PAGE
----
An electronic patient record is a file kept on a computer that keeps vital information about the patient's current health and history. In the past, patient records have been largely kept as hard copies in physical files, often seen in the receptionist area of doctor's offices. In the United States, many offices, clinics and hospitals are converting to an electronic medical record system in anticipation of possible mandates from the U.S. Federal Government.
There are a number of reasons why the government is encouraging moving patient records from physical files to electronic format. Electronic patient record files are easier to transfer, there is no confusion over poor handwriting, for which some doctors are notorious. There is also a general efficiency that can be realized, thus possibly leading to a cost savings for both the patient, and the medical provider.
A doctor, for example, can access a computer in the treatment room, and look at all vital and relevant information on the electronic patient record before rendering a diagnosis and prescribing treatment. He or she can then put a prescription directly into the computer, which will not only log that the patient is now on that medication, but also is capable of immediately sending the order to the patient's pharmacy of choice. Thus, steps are saved and there is no need to worry about misplacing a file.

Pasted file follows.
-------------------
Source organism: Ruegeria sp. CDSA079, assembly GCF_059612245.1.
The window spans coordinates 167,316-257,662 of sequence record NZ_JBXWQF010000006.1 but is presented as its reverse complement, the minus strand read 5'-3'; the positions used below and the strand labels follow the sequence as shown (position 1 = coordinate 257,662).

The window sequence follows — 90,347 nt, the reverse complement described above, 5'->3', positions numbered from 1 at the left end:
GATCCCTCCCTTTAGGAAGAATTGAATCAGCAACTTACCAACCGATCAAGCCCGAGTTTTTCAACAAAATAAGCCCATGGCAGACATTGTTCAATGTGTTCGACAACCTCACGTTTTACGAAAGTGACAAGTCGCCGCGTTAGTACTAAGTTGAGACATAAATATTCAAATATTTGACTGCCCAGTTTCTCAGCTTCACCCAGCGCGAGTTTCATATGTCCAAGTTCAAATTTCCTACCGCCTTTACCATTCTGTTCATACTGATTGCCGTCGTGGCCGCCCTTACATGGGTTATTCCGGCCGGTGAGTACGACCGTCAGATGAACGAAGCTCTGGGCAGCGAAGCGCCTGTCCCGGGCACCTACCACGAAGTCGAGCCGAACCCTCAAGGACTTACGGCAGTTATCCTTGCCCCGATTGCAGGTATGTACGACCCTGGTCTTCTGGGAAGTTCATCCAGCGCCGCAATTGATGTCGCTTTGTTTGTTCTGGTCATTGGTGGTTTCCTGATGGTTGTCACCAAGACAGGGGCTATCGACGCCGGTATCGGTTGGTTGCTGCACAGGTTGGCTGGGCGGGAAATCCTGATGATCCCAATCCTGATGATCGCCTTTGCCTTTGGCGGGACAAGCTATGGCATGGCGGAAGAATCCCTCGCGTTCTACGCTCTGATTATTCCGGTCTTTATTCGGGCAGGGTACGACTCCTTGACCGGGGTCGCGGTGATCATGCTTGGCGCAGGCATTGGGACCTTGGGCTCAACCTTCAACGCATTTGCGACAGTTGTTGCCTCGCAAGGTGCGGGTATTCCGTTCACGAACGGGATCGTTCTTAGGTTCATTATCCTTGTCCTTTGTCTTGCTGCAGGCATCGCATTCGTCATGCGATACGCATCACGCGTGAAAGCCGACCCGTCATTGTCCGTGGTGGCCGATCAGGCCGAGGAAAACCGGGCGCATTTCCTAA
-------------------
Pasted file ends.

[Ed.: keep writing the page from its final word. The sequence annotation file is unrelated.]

If an emergency physician needs access to a patient's medical history, and a doctor's office is not open, an electronic patient record may be available immediately. This assumes the hospital has access to the same database that the doctor's office uses. This could save lives by ensuring that an incapacitated patient is not given a drug he or she is allergic to, or which reacts negatively with a medication the patient is already receiving.
While these benefits are all good, there are also some negatives associated with the switch to an electronic patient record. If, for example, the doctor's office database is accessible by other institutions, there could be some concern that someone unauthorized could access the record for illegitimate purposes. While this could happen with physical files, the potential for abuse with electronic files is greater, because there is more opportunity for more people to access them, and the information can be moved, analyzed, and sold much more rapidly. Additionally, electronic files, by their nature require access to a computer, which, in turn, requires electricity. Thus, during a natural disaster, when electric power may be unavailable, the records also would not be available.
Another possible negative is finding a uniform standard that everyone agrees on. Much like there are two major computer operating systems competing against each other, Microsoft® and Apple®, there is also no nationally-recognized standard for an electronic patient record. In order for the system to work seamlessly, the software must be uniform, or there must be a way to convert among different standards easily.